Hitachi senior vice-president Bill Healy says that if current trends continue, by 2025 a standard 3.5in hard drive could contain up to 20TB (terabytes) of your data. Well that's if any manufacturer will still bother to make models in this format.
Driving the immediate surge of capacity is PMR (perpendicular magnetic recording). This overcomes the limitations of traditional longitudinal magnetic recording and packs much more data into a far smaller physical area. The first hard drives using PMR reached the market in 2005. Seagate's chief technology officer, Mark Kryder, tells us that the company's forthcoming hard drives will all be PMR drives.
HAMR (heat-assisted magnetic recording), in which platters are made from materials that can support a denser number of bits, should be with us in about five years' time. Patterned media, which forgoes a uniform layer in favour of 'islands' of material that do not physically touch, is on the horizon, but further off. Optical's future is less certain. The battle between Blu-ray Disc and HD-DVD, two competing but incompatible blue-laser formats, has no clear winner in sight. Gartner's Steve Kleynhans says: "As long as there are two solutions battling it out, there will never be a critical mass established, which will keep prices high."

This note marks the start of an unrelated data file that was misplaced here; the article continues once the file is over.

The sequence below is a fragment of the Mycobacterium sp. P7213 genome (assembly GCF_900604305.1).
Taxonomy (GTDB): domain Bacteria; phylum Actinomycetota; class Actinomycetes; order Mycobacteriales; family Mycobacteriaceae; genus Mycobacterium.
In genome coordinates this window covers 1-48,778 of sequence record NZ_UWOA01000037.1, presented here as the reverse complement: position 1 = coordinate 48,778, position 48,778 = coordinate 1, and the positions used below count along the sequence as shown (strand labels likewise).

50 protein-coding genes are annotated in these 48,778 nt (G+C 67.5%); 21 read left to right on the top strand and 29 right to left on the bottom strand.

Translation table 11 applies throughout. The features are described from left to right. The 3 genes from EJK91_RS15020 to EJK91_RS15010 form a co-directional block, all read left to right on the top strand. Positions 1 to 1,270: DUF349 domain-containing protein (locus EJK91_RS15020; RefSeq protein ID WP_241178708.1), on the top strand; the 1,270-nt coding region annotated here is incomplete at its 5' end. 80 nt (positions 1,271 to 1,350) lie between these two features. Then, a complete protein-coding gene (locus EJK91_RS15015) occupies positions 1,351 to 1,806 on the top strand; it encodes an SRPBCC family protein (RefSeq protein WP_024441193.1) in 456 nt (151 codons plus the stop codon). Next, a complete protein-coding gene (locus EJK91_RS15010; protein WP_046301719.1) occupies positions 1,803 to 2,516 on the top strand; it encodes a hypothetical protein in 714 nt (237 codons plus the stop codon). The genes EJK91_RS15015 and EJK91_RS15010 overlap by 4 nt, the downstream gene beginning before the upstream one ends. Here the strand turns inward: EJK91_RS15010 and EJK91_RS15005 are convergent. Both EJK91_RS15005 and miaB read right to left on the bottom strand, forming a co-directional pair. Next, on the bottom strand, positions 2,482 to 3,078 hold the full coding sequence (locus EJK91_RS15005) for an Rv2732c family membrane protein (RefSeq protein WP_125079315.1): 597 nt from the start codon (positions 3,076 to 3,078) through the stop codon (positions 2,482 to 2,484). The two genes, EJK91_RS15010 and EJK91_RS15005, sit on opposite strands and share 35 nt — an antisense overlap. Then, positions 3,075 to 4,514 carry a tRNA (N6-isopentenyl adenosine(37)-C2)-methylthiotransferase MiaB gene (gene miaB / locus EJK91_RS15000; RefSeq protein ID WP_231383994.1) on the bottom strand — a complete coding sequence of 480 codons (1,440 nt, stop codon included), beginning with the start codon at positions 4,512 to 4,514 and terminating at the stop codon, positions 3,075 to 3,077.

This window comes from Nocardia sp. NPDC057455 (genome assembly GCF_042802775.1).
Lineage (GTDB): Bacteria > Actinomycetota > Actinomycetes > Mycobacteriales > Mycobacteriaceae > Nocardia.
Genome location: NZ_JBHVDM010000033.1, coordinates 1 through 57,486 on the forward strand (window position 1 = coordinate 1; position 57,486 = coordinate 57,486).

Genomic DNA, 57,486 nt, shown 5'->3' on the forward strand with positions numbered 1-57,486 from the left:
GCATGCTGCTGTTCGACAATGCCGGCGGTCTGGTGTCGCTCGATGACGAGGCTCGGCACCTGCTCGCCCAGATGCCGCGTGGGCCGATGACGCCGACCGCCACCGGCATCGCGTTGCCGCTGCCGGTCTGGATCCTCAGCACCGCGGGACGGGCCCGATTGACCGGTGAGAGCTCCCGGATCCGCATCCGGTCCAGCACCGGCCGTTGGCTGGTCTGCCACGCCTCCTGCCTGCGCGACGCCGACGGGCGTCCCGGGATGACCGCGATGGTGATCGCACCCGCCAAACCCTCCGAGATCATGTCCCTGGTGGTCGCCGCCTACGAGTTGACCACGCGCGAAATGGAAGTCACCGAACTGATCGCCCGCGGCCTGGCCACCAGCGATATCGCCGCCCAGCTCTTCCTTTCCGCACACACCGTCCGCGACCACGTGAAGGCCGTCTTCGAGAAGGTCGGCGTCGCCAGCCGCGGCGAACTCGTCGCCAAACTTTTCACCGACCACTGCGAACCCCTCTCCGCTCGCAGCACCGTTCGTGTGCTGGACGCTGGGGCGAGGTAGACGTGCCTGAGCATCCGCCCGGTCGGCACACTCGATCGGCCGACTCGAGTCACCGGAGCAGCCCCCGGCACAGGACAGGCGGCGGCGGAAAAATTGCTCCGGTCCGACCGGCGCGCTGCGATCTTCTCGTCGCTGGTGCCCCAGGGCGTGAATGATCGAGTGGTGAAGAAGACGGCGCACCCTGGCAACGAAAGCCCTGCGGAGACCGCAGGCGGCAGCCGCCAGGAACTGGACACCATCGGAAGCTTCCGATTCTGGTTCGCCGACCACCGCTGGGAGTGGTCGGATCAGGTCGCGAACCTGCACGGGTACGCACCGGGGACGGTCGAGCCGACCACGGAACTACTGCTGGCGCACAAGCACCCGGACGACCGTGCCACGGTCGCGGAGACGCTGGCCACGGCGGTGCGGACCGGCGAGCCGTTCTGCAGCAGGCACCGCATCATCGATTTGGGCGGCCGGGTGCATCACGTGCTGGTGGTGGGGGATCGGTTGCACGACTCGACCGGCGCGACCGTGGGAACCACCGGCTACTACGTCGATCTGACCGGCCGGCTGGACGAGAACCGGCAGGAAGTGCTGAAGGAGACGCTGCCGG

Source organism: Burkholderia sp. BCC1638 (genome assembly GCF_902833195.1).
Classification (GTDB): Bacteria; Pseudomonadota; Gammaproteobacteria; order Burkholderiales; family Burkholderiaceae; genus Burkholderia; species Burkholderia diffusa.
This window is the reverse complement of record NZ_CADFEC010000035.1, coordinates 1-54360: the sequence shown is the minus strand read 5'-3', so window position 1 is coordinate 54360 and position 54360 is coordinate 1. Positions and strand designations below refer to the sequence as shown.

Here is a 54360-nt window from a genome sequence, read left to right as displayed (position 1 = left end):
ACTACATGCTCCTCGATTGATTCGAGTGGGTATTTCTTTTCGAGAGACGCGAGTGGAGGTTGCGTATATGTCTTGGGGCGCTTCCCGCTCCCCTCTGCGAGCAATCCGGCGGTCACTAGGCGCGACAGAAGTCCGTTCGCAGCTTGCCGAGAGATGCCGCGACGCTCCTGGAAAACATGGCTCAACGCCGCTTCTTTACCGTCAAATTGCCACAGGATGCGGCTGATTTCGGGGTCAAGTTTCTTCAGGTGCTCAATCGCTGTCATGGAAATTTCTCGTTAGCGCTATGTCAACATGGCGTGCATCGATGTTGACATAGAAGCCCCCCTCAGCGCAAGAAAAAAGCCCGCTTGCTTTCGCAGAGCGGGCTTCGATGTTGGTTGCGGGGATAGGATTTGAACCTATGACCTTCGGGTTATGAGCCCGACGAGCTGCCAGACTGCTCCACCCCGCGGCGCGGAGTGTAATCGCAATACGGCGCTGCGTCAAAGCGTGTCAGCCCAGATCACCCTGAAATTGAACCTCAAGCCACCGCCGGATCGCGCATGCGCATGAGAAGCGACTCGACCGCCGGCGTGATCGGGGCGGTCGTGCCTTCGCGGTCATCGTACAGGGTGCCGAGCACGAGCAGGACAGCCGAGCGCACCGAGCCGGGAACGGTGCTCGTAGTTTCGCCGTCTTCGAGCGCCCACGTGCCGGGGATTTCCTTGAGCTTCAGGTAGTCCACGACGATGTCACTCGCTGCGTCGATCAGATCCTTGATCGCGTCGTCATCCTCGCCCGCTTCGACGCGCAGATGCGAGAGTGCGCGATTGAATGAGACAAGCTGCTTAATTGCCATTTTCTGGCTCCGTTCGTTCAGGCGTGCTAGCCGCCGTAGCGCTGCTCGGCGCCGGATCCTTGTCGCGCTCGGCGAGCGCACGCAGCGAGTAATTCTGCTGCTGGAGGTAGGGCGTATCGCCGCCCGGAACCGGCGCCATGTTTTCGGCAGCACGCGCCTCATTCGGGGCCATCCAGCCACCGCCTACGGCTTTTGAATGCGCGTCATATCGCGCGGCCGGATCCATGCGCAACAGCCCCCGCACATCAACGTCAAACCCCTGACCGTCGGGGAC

Meanwhile, one potential exciting upgrade to flash media could come in the form of ultradense probe storage, which is being developed by Seagate, among others. It's based on technology borrowed from electron microscopes and could cram 10GB into a device the size of an SD Card.